Sticking to your dayly plan is key, I lost a lot of time during my first year just taliking to people and checking out the internet. I am doing an MD/PhD so time is really of the essece for me.


Just finished an MA in exercise phys. and a MS in nutrition in May. I finished them both in exactly 2 years. I did a thesis with the MS and research hours with the MA. I did classes during the summer. Very busy, but worth it. I loved learning everything! I didn't have a social life/free time (except on x-mas breaks). But I did do my workouts first thing in the AM six days per week!

good luck


MBA, Wharton School. Long time ago. Spent about 50-55 hrs/ a week devoted to studies and class. Worth every penny.


MS in biology. Had a fellowship and worked as a TA, so I had to do my research, study and teach classes. I'm also married, so I also needed to devote quality time to my loved one.
I think it depends on the curriculum and how you do it. If you don't have to work for a living, that's great, but most of us do. It also depends on your research. My field was pollination ecology so it was very seasonal. In addition, field ecology is very difficult as you cannot control everything like a lab environment. Lots of surprises!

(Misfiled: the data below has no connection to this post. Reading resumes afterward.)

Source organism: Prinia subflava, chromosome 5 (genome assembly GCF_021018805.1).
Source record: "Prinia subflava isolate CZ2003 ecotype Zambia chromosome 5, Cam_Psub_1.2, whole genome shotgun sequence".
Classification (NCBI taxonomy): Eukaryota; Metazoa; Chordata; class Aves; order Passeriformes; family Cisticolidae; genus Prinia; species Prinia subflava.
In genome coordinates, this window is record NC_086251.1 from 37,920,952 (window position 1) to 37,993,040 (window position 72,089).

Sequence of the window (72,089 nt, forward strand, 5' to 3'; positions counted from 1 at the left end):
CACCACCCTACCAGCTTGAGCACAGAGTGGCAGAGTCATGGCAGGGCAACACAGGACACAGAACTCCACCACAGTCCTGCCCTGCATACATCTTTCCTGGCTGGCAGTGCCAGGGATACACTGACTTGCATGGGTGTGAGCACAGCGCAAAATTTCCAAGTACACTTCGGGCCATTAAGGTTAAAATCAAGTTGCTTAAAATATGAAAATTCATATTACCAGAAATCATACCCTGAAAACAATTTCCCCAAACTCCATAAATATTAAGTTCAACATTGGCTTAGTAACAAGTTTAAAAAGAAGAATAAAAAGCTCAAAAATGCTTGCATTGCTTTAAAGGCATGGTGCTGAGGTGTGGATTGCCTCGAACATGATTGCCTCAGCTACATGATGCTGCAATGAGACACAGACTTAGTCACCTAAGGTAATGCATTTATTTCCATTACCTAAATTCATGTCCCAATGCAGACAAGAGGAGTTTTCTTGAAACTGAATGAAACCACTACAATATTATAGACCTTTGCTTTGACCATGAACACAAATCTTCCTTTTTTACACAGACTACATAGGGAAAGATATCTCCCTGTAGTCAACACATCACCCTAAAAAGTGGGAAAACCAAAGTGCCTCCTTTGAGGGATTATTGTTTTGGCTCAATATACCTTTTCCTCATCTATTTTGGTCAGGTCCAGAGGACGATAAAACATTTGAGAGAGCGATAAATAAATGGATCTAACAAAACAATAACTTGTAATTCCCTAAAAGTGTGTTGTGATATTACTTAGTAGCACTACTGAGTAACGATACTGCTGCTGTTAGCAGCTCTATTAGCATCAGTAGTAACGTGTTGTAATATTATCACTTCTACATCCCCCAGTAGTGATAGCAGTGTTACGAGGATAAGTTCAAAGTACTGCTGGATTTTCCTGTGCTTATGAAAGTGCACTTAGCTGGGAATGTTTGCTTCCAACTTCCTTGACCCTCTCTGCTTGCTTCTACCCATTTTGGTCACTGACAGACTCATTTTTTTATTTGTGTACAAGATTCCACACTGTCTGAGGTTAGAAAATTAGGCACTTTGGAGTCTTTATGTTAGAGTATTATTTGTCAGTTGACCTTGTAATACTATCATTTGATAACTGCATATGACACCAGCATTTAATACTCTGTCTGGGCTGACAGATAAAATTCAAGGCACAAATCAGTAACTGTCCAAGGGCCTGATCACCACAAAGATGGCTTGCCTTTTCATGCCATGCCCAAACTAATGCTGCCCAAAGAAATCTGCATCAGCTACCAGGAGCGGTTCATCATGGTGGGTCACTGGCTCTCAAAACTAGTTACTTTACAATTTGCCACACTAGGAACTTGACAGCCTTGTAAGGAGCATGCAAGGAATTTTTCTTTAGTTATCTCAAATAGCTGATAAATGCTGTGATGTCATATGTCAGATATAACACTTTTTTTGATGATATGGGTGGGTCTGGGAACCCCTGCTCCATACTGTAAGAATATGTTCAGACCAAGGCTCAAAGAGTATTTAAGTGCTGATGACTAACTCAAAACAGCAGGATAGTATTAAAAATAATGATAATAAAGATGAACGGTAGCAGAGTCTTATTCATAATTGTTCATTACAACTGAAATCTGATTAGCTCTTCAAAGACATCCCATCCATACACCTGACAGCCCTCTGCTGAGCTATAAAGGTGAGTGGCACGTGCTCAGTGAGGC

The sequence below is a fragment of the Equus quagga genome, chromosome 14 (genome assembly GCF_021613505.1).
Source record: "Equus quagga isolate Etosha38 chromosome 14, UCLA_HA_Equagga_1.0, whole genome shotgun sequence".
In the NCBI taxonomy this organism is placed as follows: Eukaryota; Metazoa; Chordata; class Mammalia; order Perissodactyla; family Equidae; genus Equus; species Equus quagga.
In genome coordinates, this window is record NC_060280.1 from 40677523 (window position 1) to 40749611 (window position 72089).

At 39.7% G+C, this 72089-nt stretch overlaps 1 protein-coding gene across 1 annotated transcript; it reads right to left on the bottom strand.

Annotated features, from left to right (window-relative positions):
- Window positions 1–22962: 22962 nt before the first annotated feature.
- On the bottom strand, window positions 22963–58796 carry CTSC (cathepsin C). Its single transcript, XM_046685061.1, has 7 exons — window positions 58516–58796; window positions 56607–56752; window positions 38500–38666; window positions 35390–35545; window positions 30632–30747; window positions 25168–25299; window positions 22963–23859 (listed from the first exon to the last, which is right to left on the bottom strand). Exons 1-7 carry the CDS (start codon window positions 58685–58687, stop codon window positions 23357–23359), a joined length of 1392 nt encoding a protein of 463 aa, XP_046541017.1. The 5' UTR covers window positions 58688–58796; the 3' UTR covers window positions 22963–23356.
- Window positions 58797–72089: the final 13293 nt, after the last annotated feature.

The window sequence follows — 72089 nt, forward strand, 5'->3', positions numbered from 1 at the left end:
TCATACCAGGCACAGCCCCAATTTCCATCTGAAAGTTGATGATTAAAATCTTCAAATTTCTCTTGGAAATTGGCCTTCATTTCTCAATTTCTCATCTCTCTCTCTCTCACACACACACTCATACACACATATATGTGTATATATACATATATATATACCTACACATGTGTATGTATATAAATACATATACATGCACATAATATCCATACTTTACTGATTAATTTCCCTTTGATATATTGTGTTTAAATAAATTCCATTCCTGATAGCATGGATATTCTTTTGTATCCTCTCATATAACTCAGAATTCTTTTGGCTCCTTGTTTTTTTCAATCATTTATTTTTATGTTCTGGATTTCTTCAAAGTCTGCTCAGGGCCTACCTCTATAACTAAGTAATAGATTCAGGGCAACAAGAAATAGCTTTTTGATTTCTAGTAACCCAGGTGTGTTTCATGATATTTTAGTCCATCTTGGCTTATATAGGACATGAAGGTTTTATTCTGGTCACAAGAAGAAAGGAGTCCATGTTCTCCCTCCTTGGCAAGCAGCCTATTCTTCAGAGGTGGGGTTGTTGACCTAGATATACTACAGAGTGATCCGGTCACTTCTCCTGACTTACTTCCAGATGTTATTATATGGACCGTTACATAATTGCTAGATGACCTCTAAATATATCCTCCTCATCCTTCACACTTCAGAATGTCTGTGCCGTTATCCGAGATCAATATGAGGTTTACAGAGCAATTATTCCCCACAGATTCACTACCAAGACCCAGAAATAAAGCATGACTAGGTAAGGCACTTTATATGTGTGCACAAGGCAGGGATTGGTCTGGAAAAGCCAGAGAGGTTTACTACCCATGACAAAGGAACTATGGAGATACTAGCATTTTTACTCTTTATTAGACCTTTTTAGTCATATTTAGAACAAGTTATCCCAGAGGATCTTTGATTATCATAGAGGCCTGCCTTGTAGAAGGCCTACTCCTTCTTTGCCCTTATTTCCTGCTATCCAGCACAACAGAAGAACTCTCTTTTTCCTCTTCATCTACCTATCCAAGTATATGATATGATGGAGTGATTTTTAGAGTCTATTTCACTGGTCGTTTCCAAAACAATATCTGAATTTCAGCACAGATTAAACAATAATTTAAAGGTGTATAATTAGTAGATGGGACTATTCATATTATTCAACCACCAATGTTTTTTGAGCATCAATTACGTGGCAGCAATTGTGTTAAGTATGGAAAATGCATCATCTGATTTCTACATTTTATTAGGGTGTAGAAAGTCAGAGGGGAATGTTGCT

I loved grad school. Had a blast doing my research, but writing the thesis sucked. Hated the format nazis.
And a very important point is that an advanced degree will put you at the head of the pack when it comes to competing for that dream job. So it's well worth it.


phd biochemistry...its a long hard grind. worked hard and consistantly. i maintained my sanity by not allowing work to engulf my entire life. i advise you to do the same...life is too short. best of luck!


Currently tackling the MBA. Family, 40+ hours at work, one hour a day dedicated for 5 days a week to exercise.
2-3 hours a night homework. Saturday 6am-10am homework. Sunday as needed.

Worth it? That is up to you. For me? Yes.


MA in PE from SJSU. Did all my course work early and then got stuck on the thesis. Almost didn't make it. Time consuming and stressful. It is different than undergrad though and I really liked that. The thesis can be a bitch. Glad I did it, glad its over. Except I'm going back to finish my teaching credential. Maybe its never over. Good luck!